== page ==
May 6th, 2022
5 Purposes of Heavy-Duty Hay Feeders You Need To Know
Going about your farming routine requires a lot of work. You must ensure that your livestock is safe and has enough food to keep them satiated and healthy. So, to prevent hay waste and bacterial growth, you invest in a heavy-duty hay feeder. What are the benefits of heavy-duty feeders, and do they keep your livestock healthy? Let’s look at five purposes of heavy-duty hay feeders you need to know.
It’s no secret that feeding livestock is a messy matter. Hay gets everywhere, your clothes get covered in debris, and it can be time-consuming. One of the purposes of heavy-duty hay feeders you need to know is that it helps cut down feeding time and makes for easier cleaning. For example, portable cattle hay feeders make it easier to roll out the food toward the livestock and allow them to eat without making huge messes.
Saves on Hay Waste
Feeding your livestock hay can quickly become an expensive endeavor. You can’t predict how much hay goes to waste or becomes unsanitary from bacteria with traditional feeders. One of the purposes of heavy-duty hay feeders is to reduce hay waste and save you money in the long run. It will keep your livestock full and reduce the amount of hay fallout.
A hay feeder with “heavy-duty” in the name can handle all kinds of obstacles and terrain. No matter how many animals crowd the hay feeder, heavy-duty hay feeders can handle it. You won’t have to worry about it falling apart after the first day of use.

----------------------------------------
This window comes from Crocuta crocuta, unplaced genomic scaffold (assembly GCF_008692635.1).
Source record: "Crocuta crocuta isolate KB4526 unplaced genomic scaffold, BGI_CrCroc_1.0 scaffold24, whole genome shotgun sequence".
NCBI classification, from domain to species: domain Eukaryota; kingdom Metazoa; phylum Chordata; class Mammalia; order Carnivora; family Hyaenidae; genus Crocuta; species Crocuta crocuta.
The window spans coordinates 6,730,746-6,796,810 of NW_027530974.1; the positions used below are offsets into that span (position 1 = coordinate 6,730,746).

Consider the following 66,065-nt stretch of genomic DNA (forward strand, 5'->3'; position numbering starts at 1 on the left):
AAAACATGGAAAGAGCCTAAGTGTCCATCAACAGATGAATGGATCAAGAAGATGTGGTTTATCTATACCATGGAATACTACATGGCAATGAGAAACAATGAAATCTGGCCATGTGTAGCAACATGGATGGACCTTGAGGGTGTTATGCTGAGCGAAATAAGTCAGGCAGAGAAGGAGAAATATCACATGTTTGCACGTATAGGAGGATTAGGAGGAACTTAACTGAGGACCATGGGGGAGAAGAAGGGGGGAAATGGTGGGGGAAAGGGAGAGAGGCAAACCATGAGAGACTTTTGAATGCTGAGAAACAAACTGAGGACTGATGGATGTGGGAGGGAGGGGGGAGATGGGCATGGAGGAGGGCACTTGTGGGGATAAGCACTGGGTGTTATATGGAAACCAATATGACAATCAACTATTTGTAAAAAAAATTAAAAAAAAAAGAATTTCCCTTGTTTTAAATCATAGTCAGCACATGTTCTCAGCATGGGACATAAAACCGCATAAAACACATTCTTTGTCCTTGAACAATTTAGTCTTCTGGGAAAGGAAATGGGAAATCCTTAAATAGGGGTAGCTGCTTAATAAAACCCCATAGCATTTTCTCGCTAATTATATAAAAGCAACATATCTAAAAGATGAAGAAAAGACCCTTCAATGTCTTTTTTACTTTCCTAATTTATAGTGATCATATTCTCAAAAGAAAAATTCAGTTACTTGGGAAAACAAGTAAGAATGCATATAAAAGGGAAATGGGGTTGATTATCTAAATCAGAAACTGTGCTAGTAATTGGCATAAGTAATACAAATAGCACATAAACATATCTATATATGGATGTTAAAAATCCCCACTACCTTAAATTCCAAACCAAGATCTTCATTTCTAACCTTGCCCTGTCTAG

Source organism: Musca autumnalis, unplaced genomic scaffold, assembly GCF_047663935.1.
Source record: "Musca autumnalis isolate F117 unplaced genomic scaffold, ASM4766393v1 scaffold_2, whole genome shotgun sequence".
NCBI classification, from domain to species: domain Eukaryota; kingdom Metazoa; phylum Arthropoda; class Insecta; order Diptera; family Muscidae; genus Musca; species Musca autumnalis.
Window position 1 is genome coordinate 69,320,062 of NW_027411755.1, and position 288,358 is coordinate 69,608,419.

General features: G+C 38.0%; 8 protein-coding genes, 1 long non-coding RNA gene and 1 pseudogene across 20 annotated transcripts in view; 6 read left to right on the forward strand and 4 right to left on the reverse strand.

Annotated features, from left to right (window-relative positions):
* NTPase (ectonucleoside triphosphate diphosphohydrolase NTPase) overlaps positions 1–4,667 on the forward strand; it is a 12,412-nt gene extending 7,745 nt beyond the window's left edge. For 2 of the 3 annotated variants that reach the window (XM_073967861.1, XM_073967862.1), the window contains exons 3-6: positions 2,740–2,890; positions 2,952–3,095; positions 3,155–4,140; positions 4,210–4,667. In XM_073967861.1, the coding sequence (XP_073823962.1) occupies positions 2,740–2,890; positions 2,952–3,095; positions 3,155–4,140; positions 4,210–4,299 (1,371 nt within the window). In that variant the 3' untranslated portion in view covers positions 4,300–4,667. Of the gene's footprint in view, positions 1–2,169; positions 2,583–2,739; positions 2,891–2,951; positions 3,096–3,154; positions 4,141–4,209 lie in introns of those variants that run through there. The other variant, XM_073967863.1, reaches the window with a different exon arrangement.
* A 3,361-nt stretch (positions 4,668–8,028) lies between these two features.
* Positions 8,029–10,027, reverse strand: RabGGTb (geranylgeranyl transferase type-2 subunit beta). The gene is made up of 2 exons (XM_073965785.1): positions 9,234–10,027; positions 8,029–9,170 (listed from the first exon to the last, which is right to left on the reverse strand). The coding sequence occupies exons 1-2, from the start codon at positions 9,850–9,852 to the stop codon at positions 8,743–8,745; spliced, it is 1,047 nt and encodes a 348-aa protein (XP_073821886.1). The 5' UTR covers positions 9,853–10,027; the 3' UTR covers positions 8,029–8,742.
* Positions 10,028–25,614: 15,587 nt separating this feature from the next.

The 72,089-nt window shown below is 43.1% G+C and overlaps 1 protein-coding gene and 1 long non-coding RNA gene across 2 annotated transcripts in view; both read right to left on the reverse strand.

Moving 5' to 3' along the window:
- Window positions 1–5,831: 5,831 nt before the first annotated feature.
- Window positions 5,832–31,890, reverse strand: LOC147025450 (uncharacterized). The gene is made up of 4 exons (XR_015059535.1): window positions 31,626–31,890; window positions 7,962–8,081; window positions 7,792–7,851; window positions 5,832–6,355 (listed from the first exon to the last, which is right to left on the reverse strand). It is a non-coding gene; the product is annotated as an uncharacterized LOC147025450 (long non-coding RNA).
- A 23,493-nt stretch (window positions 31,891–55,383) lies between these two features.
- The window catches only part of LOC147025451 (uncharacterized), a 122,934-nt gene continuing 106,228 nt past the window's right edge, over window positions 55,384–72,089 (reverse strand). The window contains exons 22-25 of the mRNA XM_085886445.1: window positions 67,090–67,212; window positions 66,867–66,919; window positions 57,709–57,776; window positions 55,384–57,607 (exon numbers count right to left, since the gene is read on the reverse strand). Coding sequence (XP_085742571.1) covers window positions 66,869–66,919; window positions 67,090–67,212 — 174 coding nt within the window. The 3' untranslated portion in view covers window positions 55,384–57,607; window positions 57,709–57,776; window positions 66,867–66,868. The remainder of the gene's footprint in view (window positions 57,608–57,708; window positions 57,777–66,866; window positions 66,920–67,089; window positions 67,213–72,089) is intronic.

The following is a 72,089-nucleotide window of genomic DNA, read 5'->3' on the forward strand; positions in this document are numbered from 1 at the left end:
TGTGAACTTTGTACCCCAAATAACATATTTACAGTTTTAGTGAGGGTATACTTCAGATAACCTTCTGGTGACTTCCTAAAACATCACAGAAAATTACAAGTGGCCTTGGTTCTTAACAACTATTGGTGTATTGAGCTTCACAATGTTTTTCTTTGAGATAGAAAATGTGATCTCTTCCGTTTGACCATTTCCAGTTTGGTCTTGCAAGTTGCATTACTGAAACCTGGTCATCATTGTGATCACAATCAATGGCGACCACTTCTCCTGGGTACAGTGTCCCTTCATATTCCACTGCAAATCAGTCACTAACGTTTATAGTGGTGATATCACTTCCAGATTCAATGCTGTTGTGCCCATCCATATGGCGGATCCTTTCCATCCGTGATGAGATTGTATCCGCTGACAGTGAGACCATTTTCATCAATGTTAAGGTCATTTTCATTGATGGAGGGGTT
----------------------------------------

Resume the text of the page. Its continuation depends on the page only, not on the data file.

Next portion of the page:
Prevents Livestock Trampling
When you have a livestock feeder that’s either too small or can’t handle a lot of animals at once, there’s a chance of injury. There’s a higher chance of crowding with smaller livestock feeders, resulting in trampling, stomping, and bodily injury. A heavy-duty hay feeder has designated windows for animals to slip their heads in and eat when they’re ready. It keeps the animals organized without needing to push or shove.
Reduced Respiratory Effects
When your livestock eats off the ground, there’s a higher chance dirt and sand will get caught in their bodies. Additionally, because they are shoving their faces into hay, they also have more respiratory effects from dust inhalation. Heavy-duty feeders reduce the chance of foreign material consumption and limit their reach for eating hay.